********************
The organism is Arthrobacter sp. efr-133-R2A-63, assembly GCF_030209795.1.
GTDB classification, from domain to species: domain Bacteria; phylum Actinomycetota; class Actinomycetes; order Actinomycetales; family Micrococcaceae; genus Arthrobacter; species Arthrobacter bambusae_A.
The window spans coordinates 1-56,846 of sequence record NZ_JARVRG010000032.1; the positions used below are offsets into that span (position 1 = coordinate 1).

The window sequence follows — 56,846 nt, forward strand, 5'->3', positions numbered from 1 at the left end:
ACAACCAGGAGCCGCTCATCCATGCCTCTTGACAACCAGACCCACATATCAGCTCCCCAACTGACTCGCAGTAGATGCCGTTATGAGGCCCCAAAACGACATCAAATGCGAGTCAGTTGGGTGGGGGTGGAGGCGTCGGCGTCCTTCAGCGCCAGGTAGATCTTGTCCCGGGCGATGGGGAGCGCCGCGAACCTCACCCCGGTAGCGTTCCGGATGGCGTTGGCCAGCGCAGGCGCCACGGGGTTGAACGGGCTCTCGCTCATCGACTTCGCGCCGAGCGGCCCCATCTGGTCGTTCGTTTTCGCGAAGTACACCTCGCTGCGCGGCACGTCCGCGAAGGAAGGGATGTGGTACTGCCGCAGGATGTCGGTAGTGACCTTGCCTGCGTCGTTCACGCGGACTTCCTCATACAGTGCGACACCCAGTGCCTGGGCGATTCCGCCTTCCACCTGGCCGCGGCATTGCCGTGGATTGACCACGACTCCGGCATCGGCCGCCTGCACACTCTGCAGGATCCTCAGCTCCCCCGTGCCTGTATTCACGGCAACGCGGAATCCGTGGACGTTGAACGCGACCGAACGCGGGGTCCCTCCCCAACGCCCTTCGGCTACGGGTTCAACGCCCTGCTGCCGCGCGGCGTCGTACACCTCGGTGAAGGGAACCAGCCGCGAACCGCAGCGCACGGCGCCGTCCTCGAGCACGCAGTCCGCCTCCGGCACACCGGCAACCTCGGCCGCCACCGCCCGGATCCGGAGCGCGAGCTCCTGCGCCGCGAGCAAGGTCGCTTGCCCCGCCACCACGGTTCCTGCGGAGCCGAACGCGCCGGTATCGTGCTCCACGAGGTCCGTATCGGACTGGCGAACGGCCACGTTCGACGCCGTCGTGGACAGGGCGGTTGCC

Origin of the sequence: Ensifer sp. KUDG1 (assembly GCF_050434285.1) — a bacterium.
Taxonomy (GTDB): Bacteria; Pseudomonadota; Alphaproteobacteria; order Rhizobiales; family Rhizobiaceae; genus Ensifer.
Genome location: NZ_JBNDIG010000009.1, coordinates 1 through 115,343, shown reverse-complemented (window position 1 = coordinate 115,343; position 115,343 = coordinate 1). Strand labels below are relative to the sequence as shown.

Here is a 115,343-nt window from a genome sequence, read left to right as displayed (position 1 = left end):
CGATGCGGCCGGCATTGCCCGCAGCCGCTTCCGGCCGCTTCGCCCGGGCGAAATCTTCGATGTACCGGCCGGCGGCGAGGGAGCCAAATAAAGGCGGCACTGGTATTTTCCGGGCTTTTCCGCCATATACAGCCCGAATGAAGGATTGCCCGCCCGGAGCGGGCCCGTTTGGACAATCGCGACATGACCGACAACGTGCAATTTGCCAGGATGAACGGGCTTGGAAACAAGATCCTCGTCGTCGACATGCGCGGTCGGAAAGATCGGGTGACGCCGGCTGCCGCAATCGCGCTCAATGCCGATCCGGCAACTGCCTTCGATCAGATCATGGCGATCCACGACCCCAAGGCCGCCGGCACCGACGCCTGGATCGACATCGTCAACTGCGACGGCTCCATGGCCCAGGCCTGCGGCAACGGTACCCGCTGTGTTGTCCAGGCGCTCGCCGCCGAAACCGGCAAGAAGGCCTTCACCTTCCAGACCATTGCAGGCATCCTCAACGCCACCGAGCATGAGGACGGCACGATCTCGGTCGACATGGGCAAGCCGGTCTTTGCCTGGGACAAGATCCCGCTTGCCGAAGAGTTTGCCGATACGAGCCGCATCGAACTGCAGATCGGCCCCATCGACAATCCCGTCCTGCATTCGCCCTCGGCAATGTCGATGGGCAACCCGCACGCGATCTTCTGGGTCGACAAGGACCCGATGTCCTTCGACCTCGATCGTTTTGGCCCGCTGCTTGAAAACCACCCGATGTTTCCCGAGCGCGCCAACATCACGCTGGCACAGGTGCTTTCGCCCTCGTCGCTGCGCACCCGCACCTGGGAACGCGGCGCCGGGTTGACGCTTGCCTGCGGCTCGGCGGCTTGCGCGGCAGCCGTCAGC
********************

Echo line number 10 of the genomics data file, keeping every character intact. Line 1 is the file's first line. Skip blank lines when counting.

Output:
CGATGCGGCCGGCATTGCCCGCAGCCGCTTCCGGCCGCTTCGCCCGGGCGAAATCTTCGATGTACCGGCCGGCGGCGAGGGAGCCAAATAAAGGCGGCACTGGTATTTTCCGGGCTTTTCCGCCATATACAGCCCGAATGAAGGATTGCCCGCCCGGAGCGGGCCCGTTTGGACAATCGCGACATGACCGACAACGTGCAATTTGCCAGGATGAACGGGCTTGGAAACAAGATCCTCGTCGTCGACATGCGCGGTCGGAAAGATCGGGTGACGCCGGCTGCCGCAATCGCGCTCAATGCCGATCCGGCAACTGCCTTCGATCAGATCATGGCGATCCACGACCCCAAGGCCGCCGGCACCGACGCCTGGATCGACATCGTCAACTGCGACGGCTCCATGGCCCAGGCCTGCGGCAACGGTACCCGCTGTGTTGTCCAGGCGCTCGCCGCCGAAACCGGCAAGAAGGCCTTCACCTTCCAGACCATTGCAGGCATCCTCAACGCCACCGAGCATGAGGACGGCACGATCTCGGTCGACATGGGCAAGCCGGTCTTTGCCTGGGACAAGATCCCGCTTGCCGAAGAGTTTGCCGATACGAGCCGCATCGAACTGCAGATCGGCCCCATCGACAATCCCGTCCTGCATTCGCCCTCGGCAATGTCGATGGGCAACCCGCACGCGATCTTCTGGGTCGACAAGGACCCGATGTCCTTCGACCTCGATCGTTTTGGCCCGCTGCTTGAAAACCACCCGATGTTTCCCGAGCGCGCCAACATCACGCTGGCACAGGTGCTTTCGCCCTCGTCGCTGCGCACCCGCACCTGGGAACGCGGCGCCGGGTTGACGCTTGCCTGCGGCTCGGCGGCTTGCGCGGCAGCCGTCAGC